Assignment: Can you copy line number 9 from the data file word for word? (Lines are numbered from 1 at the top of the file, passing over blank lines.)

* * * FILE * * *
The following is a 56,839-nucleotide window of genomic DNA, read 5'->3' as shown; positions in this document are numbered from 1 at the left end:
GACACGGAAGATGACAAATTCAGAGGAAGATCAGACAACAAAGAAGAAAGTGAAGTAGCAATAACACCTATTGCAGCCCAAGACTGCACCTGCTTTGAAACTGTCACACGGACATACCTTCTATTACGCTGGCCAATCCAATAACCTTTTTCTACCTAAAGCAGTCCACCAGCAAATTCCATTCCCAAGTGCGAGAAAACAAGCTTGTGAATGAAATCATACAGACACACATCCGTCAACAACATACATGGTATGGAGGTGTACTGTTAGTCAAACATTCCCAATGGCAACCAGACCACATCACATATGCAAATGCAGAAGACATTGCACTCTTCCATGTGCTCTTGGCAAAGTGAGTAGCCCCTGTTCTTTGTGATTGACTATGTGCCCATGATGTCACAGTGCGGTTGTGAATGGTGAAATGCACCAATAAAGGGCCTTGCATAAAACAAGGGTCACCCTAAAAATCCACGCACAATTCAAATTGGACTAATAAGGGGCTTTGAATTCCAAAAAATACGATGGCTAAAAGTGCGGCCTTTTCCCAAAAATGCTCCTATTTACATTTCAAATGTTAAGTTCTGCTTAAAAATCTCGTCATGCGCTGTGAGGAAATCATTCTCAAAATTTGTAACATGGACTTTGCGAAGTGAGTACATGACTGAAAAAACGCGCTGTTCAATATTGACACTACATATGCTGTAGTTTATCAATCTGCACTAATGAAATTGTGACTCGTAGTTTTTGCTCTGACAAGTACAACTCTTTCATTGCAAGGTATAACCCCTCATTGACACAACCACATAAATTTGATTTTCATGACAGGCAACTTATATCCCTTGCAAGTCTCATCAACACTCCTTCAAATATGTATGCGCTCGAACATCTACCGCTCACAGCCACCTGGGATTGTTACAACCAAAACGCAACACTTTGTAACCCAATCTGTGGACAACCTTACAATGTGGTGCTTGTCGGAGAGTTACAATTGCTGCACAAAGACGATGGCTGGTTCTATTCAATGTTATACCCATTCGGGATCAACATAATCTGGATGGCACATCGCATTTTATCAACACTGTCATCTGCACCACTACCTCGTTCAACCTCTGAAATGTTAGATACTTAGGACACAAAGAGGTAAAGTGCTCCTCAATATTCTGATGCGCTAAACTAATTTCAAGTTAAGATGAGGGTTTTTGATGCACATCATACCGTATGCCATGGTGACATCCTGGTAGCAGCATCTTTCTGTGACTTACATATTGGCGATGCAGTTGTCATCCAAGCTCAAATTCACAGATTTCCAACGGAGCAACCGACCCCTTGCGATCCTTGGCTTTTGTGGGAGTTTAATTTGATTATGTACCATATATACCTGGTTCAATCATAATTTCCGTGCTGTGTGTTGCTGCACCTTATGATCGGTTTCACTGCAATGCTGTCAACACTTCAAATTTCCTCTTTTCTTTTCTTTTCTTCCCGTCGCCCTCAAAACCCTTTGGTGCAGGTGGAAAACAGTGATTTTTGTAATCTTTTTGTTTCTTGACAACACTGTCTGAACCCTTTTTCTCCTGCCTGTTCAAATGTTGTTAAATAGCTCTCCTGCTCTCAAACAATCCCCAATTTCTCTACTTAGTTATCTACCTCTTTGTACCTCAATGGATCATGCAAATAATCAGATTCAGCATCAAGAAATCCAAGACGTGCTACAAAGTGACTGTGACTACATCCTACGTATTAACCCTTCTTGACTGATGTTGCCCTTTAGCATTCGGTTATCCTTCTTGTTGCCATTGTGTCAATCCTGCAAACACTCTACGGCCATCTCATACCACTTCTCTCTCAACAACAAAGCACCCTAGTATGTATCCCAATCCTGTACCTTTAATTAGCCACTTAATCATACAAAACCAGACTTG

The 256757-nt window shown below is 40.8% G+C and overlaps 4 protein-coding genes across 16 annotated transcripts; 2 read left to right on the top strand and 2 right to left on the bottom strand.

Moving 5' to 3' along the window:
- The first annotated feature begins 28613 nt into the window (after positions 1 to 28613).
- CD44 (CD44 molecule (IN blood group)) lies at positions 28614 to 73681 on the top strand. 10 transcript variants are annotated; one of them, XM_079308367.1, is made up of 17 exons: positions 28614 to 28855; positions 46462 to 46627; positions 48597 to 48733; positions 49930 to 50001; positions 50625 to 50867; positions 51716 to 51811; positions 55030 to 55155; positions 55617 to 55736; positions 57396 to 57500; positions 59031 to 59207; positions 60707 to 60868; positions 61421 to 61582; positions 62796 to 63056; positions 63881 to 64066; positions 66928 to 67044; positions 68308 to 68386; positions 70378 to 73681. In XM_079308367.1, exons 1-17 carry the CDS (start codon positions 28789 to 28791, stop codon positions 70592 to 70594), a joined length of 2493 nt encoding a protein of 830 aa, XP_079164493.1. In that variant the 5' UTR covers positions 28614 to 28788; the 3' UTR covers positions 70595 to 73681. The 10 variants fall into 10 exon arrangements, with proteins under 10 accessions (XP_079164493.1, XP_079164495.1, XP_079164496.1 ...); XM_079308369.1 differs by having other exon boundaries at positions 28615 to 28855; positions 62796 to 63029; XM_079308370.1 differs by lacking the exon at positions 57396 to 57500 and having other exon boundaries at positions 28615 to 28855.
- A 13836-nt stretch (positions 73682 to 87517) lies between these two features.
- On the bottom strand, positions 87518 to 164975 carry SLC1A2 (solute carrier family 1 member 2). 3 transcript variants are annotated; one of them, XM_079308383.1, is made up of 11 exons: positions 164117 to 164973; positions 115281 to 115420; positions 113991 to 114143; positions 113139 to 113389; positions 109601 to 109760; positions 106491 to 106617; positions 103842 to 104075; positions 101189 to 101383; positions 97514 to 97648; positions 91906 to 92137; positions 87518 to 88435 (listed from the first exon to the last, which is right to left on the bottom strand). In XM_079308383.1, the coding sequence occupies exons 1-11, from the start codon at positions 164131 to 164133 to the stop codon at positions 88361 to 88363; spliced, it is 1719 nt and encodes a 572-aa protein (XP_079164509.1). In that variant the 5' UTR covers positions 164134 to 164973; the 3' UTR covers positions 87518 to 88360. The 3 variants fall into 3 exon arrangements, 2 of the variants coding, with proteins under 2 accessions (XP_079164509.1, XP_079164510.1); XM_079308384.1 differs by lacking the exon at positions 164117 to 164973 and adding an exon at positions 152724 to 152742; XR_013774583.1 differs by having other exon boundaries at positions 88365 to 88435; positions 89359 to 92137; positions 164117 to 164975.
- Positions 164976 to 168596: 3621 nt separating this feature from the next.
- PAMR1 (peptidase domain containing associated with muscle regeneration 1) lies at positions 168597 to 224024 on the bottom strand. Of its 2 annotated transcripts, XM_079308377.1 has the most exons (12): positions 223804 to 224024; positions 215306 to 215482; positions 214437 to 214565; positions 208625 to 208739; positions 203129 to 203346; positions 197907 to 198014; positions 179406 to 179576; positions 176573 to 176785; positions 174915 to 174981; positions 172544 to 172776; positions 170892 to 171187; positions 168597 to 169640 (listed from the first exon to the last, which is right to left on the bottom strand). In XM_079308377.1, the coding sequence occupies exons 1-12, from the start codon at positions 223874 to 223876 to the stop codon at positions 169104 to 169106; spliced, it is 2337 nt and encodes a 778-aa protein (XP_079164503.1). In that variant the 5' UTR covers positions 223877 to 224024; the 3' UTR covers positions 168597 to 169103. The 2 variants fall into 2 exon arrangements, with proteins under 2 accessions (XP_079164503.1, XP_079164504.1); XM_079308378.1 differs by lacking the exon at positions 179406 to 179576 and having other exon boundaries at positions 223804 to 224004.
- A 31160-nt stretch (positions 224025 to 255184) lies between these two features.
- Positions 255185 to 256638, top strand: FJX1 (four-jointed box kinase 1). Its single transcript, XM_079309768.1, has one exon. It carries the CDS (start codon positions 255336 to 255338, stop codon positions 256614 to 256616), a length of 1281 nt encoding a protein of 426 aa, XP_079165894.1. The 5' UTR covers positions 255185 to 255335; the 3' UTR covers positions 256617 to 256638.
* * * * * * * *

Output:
- Positions 164976 to 168596: 3621 nt separating this feature from the next.